Thursday, 28 January 2016

My Life In Books ~ Joanna Cannon #GoatsAndSheep

My Life In Books is a new feature for 2016 on Random Things.  I'm inviting authors to share with us their list of books that are special to them, and have made a lasting impression on their life, for whatever reason

I'm am thrilled to welcome Joanna Cannon to Random Things today, she's my first My Life in Books guest author, and in fact, this feature was her idea, so huge thanks to Joanna.

Today is a very special day for Joanna as her debut novel The Trouble with Goats and Sheep is published by Borough Press on this very day. I've been shouting about #GoatsAndSheep for quite a while now, it's a wonderful story, brilliantly written, and I just know that Joanna is going to have so much success with it.  My full review is here on Random Things, here's a taster:

"The Trouble with Goats and Sheep is quite extraordinary. It is a very special novel that should be savoured. There are passages, sometimes just a line, that will make the reader stop and re-read, purely to delight in the way that the words are put together. This is an ambitious story, but also a beautiful story.
A triumph, a joy, a gift to the reader."

The Trouble With Goats and Sheep is published today (28 January 2016), in hardback by Borough Press.

So here goes, these are the books that make up Joanna Cannon's 'My Life in Books', in her words;

The Lion, the Witch and the Wardrobe by C S Lewis
A very predictable choice to begin with, but is there anyone who wasn't influenced by Narnia? As a child, I was fortunate enough to visit my local library at least once a week, and (along with my second title), this was one of the books I always borrowed. Every Tuesday. Without fail. My parents had very 1970s fitted bedroom furniture, and my father's wardrobe was long and L-shaped. I would often crawl to the very tail of the L, sit amongst the overcoats and the three-piece suits, and wait for Mr Tumnus to come and rescue me.

Little Women by Louisa May Alcott
As the only child of an only child, the idea of growing up with three sisters was extremely appealing, so Little Women was the other novel that I took out each week. I owe a huge debt of gratitude to my local library. Without it, I would never have found the stories, and without the stories, many years later, I would never have found the words. It's very easy to underestimate the power of reading. Not only is it the best way for a child to understand an often confusing world, it also provides a refuge for those of us who didn't find it especially easy to make friends. Even now, most of my favourite people live within the pages of a novel.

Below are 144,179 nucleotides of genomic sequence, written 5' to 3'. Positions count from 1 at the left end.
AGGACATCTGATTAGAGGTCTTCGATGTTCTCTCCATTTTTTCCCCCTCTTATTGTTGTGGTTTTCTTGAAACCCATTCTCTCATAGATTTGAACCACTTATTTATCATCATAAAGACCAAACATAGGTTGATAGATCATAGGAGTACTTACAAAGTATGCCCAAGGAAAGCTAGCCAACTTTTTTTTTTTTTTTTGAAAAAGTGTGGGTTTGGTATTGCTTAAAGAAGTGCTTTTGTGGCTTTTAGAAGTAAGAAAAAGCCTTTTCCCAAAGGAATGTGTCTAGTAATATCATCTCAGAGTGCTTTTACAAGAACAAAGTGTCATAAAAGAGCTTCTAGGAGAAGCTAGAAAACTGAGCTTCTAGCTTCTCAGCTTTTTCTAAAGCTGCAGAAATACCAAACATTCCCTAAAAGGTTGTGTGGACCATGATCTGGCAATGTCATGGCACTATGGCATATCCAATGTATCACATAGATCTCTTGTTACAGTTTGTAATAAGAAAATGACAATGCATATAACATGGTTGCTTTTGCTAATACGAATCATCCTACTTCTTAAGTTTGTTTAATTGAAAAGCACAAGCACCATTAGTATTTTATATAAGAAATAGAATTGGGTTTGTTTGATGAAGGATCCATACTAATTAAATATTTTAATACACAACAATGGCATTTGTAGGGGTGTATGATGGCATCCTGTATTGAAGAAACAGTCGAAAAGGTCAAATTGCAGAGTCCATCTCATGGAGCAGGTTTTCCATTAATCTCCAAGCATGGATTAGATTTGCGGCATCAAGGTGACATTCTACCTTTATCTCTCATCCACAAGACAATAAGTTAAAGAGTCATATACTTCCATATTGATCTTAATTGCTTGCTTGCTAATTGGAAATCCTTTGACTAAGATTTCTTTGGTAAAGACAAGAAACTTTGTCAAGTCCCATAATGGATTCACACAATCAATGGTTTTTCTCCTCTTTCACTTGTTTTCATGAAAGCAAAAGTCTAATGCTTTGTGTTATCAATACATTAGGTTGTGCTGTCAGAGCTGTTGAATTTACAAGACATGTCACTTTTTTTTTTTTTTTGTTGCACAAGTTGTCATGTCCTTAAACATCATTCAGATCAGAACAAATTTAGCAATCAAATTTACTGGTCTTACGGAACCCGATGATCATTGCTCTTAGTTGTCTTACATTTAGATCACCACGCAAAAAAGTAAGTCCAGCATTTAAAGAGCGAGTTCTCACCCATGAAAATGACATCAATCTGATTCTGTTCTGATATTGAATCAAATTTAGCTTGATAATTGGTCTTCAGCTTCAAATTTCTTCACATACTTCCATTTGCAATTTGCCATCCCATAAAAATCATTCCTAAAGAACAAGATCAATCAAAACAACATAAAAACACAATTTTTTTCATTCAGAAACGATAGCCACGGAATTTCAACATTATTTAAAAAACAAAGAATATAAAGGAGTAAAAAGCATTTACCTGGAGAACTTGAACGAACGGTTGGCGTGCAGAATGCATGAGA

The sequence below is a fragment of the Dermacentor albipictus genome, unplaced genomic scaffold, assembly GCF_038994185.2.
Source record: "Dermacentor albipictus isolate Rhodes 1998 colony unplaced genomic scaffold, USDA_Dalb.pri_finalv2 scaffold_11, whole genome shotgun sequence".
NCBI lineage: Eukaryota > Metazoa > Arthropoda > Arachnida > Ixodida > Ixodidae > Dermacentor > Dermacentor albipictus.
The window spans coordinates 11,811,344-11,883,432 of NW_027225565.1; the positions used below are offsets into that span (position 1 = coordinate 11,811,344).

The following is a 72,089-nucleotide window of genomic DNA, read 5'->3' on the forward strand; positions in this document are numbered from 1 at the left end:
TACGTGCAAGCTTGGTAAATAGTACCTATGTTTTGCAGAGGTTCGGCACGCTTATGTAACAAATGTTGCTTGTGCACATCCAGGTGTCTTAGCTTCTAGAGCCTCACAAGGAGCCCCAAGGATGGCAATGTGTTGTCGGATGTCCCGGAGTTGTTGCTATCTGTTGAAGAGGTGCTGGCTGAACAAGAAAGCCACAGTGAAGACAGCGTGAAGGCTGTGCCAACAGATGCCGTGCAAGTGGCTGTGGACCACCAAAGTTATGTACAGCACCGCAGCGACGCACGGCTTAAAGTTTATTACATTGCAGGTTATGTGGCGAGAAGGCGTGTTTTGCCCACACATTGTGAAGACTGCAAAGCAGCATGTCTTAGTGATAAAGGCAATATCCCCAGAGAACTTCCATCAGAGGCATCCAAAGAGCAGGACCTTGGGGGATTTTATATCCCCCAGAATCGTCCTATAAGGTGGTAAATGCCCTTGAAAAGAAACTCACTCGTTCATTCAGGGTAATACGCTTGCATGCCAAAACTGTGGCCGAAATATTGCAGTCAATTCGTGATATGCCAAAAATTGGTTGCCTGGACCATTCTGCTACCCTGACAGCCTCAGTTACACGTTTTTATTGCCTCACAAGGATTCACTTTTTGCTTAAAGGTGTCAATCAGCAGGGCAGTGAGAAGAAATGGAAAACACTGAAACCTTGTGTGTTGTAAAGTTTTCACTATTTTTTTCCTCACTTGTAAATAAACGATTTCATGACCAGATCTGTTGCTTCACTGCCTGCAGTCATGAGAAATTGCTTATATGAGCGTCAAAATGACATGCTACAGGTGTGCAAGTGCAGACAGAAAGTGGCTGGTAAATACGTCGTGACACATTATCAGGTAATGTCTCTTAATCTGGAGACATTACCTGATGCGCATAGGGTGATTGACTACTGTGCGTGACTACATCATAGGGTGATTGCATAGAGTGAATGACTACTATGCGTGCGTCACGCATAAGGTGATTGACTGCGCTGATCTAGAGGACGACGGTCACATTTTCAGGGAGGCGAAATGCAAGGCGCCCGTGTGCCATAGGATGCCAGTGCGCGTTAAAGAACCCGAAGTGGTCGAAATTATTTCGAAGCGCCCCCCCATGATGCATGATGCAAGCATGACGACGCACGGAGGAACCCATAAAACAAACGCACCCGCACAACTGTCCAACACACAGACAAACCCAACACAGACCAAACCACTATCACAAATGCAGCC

Empty World by John Christopher
I have no idea where this book came from, but I read it several times as a child, It's a YA, apocalyptic story about the Calcutta Plague, which wipes out the entire population, leaving only a handful of teenage survivors. I often had wild, and worryingly lengthy, fantasies about what I would do if this ever happened in real life. These mainly involved toy shops, Angel Delight, and a world without schools. I'm not entirely sure I thought it through ....

Talking Heads by Alan Bennett
If there was one person who has influenced my writing, my reading (and therefore, by default, my life), it's Alan Bennett. I watched Talking Heads as a child, and it was the first time I really understood the power of words. When the characters spoke, I knew exactly who they were within the first few lines, and it felt as though someone had opened a door in my mind. I decided, even then, that if I could manage to harness just a little of that power, I would have achieved something worthwhile in my life.

Jaws by Peter Benchley
This book started what became a life-long fascination with, and the fear of, sharks. And I don't just mean a vague interest, I mean at least one evening a week, I find myself on YouTube, watching footage of Great Whites and being beautifully terrified. I have no idea what the attraction is, but I read somewhere that it's a primitive fear to be consumed whole by another creature. And the theme tune. Obviously. One bar of that theme tune and I am GONE.